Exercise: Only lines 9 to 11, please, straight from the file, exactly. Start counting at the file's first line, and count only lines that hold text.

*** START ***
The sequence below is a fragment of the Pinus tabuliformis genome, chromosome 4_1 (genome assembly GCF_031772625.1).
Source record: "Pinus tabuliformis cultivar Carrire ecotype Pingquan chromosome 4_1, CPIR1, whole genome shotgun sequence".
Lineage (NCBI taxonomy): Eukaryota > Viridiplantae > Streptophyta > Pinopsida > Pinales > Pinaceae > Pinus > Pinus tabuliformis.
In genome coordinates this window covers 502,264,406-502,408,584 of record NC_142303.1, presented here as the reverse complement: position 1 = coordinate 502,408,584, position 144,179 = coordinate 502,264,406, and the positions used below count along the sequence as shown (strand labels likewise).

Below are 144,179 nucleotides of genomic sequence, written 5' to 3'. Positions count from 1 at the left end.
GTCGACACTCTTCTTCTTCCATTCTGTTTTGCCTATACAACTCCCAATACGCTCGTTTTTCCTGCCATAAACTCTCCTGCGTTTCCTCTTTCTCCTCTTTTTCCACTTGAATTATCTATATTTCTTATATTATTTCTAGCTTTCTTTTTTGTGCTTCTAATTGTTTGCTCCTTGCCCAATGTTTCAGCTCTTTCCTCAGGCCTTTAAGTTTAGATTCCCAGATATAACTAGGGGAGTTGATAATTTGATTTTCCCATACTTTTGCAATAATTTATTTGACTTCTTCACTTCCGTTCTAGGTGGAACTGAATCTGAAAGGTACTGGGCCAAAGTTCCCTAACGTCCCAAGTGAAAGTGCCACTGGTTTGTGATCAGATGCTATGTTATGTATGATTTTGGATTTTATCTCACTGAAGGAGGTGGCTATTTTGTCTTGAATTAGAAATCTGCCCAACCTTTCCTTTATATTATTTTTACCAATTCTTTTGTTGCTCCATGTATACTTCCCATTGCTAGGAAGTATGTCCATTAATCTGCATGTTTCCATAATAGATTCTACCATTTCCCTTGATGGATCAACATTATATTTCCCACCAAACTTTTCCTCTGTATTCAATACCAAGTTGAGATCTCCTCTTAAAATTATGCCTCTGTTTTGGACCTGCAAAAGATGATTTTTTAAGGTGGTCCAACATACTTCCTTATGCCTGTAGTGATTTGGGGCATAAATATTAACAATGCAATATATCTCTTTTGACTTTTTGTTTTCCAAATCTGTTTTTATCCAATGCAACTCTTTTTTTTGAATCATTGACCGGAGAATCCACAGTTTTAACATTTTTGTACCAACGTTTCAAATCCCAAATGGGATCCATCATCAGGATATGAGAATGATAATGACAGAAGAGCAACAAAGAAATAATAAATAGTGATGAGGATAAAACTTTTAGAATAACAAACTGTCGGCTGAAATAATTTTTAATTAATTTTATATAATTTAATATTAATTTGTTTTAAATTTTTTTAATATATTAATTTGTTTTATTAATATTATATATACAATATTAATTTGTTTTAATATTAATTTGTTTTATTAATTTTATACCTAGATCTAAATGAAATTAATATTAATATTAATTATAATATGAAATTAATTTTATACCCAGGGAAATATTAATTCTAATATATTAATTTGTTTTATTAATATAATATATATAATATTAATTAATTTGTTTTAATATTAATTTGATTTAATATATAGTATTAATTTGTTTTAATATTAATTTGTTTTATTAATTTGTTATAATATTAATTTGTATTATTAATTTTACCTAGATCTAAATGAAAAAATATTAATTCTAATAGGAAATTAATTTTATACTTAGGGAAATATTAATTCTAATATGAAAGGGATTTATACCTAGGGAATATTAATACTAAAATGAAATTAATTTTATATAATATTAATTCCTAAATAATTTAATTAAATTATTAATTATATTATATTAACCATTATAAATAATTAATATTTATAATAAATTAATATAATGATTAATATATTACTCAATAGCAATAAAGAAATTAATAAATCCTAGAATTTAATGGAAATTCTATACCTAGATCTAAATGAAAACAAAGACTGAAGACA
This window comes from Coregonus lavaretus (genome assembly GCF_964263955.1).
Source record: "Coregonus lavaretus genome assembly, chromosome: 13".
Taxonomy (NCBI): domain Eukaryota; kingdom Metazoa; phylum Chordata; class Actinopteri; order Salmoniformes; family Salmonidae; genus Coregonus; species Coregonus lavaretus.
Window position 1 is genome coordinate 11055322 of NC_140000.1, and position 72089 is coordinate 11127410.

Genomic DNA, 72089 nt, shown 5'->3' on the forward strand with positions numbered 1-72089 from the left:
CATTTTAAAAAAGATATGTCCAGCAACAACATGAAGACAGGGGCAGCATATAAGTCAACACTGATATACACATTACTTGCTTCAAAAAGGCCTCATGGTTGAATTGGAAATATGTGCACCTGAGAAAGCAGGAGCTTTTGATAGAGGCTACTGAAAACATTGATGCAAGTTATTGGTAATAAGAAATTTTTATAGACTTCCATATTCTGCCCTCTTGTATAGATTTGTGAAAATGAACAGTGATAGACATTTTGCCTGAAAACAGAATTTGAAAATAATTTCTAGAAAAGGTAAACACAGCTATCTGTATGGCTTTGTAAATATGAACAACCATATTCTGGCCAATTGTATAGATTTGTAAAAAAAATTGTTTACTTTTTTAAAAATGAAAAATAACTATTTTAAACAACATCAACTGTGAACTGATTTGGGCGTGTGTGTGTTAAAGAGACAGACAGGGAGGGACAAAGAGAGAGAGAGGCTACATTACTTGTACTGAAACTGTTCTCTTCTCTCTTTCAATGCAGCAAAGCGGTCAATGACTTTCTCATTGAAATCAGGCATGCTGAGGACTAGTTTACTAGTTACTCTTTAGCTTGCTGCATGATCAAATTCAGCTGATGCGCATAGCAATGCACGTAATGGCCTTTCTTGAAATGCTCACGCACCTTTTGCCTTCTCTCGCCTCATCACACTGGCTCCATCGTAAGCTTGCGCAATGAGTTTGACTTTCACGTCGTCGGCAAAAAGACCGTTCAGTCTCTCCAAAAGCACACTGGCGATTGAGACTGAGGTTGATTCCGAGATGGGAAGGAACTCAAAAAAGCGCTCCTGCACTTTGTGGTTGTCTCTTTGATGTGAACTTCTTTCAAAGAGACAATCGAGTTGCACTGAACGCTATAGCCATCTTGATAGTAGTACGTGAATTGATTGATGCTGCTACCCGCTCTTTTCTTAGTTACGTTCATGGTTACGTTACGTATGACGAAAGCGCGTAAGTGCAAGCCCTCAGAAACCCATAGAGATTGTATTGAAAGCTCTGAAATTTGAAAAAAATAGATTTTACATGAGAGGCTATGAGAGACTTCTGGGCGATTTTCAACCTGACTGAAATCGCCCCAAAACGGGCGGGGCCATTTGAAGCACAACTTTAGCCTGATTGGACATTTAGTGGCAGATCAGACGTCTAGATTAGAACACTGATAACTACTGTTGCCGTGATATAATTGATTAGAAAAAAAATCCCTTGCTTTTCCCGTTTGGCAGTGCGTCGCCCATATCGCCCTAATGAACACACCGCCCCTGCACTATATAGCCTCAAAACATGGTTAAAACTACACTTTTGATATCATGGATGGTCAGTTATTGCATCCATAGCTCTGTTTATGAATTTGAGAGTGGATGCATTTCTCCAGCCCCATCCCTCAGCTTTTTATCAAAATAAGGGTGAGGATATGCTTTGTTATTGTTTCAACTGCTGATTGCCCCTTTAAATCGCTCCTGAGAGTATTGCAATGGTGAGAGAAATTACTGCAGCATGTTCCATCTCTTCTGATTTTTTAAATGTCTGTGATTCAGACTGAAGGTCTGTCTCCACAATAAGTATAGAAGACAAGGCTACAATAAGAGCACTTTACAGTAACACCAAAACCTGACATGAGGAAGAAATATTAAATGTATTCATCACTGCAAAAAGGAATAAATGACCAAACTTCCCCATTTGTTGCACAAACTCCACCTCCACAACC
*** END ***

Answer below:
Taxonomy (NCBI): domain Eukaryota; kingdom Metazoa; phylum Chordata; class Actinopteri; order Salmoniformes; family Salmonidae; genus Coregonus; species Coregonus lavaretus.
Window position 1 is genome coordinate 11055322 of NC_140000.1, and position 72089 is coordinate 11127410.

Genomic DNA, 72089 nt, shown 5'->3' on the forward strand with positions numbered 1-72089 from the left: